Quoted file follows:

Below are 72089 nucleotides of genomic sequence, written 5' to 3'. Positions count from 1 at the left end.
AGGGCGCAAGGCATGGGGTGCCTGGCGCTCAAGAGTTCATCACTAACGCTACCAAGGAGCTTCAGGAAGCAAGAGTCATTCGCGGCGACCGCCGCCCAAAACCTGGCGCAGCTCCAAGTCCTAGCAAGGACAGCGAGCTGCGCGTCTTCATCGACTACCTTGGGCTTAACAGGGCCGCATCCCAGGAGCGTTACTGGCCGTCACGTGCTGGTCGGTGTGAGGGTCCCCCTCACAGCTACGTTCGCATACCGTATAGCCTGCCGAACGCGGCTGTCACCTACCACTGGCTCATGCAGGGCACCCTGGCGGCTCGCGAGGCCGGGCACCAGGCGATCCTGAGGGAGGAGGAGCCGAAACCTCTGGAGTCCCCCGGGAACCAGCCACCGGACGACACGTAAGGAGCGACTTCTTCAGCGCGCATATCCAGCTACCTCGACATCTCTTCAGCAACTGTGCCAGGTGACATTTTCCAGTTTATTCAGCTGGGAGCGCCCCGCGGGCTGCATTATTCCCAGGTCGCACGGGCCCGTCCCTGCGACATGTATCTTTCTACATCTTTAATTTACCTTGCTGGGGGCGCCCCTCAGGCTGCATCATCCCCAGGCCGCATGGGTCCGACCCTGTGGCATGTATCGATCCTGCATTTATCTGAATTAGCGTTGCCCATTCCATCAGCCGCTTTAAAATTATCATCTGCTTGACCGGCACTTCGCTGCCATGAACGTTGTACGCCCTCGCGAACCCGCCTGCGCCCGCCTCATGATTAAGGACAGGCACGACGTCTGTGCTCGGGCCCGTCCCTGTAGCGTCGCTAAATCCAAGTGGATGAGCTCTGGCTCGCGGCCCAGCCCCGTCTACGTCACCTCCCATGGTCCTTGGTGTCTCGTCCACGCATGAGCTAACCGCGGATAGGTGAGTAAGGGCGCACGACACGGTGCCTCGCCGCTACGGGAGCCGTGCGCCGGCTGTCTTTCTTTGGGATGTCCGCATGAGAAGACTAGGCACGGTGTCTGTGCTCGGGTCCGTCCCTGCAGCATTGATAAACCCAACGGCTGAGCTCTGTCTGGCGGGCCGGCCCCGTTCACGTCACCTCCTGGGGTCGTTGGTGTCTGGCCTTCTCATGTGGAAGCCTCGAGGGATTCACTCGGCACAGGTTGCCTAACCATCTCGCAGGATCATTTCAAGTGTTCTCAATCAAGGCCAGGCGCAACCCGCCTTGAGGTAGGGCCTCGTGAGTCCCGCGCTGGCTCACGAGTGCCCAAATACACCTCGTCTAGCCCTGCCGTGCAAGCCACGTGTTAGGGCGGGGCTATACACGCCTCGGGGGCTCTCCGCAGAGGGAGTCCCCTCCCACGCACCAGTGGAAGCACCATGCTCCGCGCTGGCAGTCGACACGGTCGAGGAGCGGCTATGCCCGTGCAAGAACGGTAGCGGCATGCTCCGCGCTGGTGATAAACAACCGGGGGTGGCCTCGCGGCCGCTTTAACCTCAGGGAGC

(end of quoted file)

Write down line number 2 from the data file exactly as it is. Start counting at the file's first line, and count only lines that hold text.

AGGGCGCAAGGCATGGGGTGCCTGGCGCTCAAGAGTTCATCACTAACGCTACCAAGGAGCTTCAGGAAGCAAGAGTCATTCGCGGCGACCGCCGCCCAAAACCTGGCGCAGCTCCAAGTCCTAGCAAGGACAGCGAGCTGCGCGTCTTCATCGACTACCTTGGGCTTAACAGGGCCGCATCCCAGGAGCGTTACTGGCCGTCACGTGCTGGTCGGTGTGAGGGTCCCCCTCACAGCTACGTTCGCATACCGTATAGCCTGCCGAACGCGGCTGTCACCTACCACTGGCTCATGCAGGGCACCCTGGCGGCTCGCGAGGCCGGGCACCAGGCGATCCTGAGGGAGGAGGAGCCGAAACCTCTGGAGTCCCCCGGGAACCAGCCACCGGACGACACGTAAGGAGCGACTTCTTCAGCGCGCATATCCAGCTACCTCGACATCTCTTCAGCAACTGTGCCAGGTGACATTTTCCAGTTTATTCAGCTGGGAGCGCCCCGCGGGCTGCATTATTCCCAGGTCGCACGGGCCCGTCCCTGCGACATGTATCTTTCTACATCTTTAATTTACCTTGCTGGGGGCGCCCCTCAGGCTGCATCATCCCCAGGCCGCATGGGTCCGACCCTGTGGCATGTATCGATCCTGCATTTATCTGAATTAGCGTTGCCCATTCCATCAGCCGCTTTAAAATTATCATCTGCTTGACCGGCACTTCGCTGCCATGAACGTTGTACGCCCTCGCGAACCCGCCTGCGCCCGCCTCATGATTAAGGACAGGCACGACGTCTGTGCTCGGGCCCGTCCCTGTAGCGTCGCTAAATCCAAGTGGATGAGCTCTGGCTCGCGGCCCAGCCCCGTCTACGTCACCTCCCATGGTCCTTGGTGTCTCGTCCACGCATGAGCTAACCGCGGATAGGTGAGTAAGGGCGCACGACACGGTGCCTCGCCGCTACGGGAGCCGTGCGCCGGCTGTCTTTCTTTGGGATGTCCGCATGAGAAGACTAGGCACGGTGTCTGTGCTCGGGTCCGTCCCTGCAGCATTGATAAACCCAACGGCTGAGCTCTGTCTGGCGGGCCGGCCCCGTTCACGTCACCTCCTGGGGTCGTTGGTGTCTGGCCTTCTCATGTGGAAGCCTCGAGGGATTCACTCGGCACAGGTTGCCTAACCATCTCGCAGGATCATTTCAAGTGTTCTCAATCAAGGCCAGGCGCAACCCGCCTTGAGGTAGGGCCTCGTGAGTCCCGCGCTGGCTCACGAGTGCCCAAATACACCTCGTCTAGCCCTGCCGTGCAAGCCACGTGTTAGGGCGGGGCTATACACGCCTCGGGGGCTCTCCGCAGAGGGAGTCCCCTCCCACGCACCAGTGGAAGCACCATGCTCCGCGCTGGCAGTCGACACGGTCGAGGAGCGGCTATGCCCGTGCAAGAACGGTAGCGGCATGCTCCGCGCTGGTGATAAACAACCGGGGGTGGCCTCGCGGCCGCTTTAACCTCAGGGAGC